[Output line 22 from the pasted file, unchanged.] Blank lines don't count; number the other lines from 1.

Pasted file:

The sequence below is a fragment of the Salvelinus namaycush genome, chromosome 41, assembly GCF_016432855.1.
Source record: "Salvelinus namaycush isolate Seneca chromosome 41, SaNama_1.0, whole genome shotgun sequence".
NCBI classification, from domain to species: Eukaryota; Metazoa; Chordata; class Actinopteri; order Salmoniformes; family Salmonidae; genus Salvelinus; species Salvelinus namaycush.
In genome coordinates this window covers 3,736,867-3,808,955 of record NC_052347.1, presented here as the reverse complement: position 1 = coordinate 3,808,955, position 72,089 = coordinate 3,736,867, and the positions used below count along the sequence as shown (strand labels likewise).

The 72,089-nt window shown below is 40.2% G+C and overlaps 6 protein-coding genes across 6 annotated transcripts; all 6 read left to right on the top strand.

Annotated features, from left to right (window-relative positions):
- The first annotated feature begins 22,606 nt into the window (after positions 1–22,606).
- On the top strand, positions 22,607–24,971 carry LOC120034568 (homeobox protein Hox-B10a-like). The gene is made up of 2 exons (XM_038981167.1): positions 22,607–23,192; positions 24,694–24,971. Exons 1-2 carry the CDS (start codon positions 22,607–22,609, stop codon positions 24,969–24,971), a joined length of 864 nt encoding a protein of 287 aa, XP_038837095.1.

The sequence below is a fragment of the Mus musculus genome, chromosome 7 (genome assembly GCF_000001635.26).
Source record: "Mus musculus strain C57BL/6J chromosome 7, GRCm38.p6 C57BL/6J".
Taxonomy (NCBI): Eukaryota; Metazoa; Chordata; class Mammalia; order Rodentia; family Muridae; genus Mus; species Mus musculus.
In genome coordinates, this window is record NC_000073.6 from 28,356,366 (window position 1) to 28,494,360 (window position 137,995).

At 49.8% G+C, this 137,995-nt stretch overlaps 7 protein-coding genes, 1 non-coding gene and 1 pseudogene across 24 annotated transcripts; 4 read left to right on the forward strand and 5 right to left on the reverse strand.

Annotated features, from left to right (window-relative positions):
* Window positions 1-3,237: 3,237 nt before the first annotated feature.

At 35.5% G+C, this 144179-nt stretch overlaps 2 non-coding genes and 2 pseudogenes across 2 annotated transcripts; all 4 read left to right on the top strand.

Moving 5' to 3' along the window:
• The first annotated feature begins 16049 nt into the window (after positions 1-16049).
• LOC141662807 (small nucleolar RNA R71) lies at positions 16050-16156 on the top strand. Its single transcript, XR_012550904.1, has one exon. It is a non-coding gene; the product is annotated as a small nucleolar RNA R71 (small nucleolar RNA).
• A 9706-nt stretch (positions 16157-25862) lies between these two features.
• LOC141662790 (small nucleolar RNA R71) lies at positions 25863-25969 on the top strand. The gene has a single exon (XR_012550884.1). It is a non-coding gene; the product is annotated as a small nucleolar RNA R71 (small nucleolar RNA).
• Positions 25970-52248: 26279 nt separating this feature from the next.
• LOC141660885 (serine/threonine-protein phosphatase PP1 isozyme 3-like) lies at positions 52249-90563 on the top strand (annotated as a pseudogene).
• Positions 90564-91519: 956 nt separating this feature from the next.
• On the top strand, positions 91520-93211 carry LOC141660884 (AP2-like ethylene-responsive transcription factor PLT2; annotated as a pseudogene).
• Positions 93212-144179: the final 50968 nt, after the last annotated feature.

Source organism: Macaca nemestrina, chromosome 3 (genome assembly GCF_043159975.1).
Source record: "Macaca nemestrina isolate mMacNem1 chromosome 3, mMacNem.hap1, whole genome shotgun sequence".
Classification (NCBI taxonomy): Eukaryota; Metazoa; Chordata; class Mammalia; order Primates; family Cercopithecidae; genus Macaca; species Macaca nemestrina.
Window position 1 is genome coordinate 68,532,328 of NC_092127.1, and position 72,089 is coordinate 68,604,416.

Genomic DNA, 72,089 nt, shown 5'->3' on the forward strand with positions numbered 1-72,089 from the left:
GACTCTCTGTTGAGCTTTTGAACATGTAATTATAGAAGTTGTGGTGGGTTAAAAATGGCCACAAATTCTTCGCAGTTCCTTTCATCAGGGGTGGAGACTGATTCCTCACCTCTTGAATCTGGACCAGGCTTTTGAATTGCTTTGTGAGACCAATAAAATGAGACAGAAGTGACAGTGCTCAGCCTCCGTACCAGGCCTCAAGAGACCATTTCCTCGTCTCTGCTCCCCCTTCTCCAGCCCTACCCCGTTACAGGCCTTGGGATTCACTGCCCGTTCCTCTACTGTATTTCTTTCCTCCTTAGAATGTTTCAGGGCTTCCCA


• Positions 25970-52248: 26279 nt separating this feature from the next.